''We've used New Zealand, as the home market, to develop and prove the research and the standard operating procedures for lab work. It is the knowledge base,'' Mr Swann said.

Pacific Edge's Cxbladder, developed over the past decade, uses a non-invasive urine sample for testing. Its certified laboratories in Pennsylvania and Dunedin can process up to 260,000 and 35,000 tests respectively annually.

He estimated that while Pacific Edge spent $46 million on research and development, had it been developed in the US it would have cost $US400 million-$US500 million to achieve similar breakthroughs and results.

''We've [also] been fortunate to have a very loyal and large shareholder base, which has helped immensely in the longer term,'' Mr Swann said. Shareholders are staying loyal, even if the company has not yet posted a profit.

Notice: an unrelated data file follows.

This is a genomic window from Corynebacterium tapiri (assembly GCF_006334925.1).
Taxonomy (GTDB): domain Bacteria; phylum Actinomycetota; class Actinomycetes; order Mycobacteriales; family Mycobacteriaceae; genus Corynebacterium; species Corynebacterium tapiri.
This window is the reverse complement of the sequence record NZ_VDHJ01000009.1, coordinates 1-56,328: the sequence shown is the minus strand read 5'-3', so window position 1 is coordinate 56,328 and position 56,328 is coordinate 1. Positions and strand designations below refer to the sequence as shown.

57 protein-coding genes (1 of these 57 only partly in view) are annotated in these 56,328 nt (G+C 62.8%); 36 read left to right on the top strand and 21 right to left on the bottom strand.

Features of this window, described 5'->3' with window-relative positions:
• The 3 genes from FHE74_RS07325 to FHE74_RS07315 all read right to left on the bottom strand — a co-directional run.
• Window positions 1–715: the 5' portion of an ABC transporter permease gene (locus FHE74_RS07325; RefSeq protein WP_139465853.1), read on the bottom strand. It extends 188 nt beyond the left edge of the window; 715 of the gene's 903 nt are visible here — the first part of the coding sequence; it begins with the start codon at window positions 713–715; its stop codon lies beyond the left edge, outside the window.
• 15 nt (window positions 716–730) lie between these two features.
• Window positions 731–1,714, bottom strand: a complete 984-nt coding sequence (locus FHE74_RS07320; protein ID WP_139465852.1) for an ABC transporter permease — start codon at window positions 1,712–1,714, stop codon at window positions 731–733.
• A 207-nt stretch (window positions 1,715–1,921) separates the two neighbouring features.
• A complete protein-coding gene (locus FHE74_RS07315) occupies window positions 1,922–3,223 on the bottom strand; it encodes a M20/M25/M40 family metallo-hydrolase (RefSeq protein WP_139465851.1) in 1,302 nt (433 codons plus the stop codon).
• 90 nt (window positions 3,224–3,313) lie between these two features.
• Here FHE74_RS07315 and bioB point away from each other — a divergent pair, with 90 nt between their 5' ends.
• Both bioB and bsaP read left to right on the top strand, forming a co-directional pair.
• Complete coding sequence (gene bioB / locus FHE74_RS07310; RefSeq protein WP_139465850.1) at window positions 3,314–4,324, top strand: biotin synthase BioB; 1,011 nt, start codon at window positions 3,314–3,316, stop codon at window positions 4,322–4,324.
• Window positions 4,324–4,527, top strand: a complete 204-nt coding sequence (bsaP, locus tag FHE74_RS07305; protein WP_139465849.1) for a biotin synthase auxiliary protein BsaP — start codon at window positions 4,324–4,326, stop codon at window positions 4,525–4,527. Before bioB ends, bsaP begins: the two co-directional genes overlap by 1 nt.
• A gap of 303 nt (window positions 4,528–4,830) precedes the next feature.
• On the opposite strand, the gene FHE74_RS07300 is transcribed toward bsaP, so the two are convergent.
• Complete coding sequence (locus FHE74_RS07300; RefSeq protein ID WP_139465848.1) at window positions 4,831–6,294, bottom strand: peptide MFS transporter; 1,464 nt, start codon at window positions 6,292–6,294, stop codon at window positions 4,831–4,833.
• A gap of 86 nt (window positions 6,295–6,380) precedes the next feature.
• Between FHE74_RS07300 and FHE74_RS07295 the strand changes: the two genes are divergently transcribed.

He reiterated earlier estimates, of achieving an annual $US100 million turnover within five years, noting that was a mid-range estimate.

While Pacific Edge holds numerous patents in the US, Asia, China, Singapore, Europe and Japan, ''the United States is the sole focus for 2014, with all our energies going into that'', Mr Swann said.

''Trying to commercialise in a lot of countries all at once would be a recipe for disaster.''

The new Cxbladder diagnostic test costs around $NZ320, while the conventional full, invasive clinical test in New Zealand can cost $1750-$2200.

Cxbladder is being trialled and looked at by health boards around New Zealand, and in Europe and Asia, but it is the large US market which holds the most short- to medium-term promise.

Mr Swann said the non-invasive urine Cxbladder test in the US was about 80% cheaper for an initial test compared with conventional and invasive tests, but if patients went on to require ongoing cancer treatment, further Cxbladder tests offered more than 80% in savings.

Bladder cancer treatment in the US for a patient's lifetime is estimated to cost around $US200,000.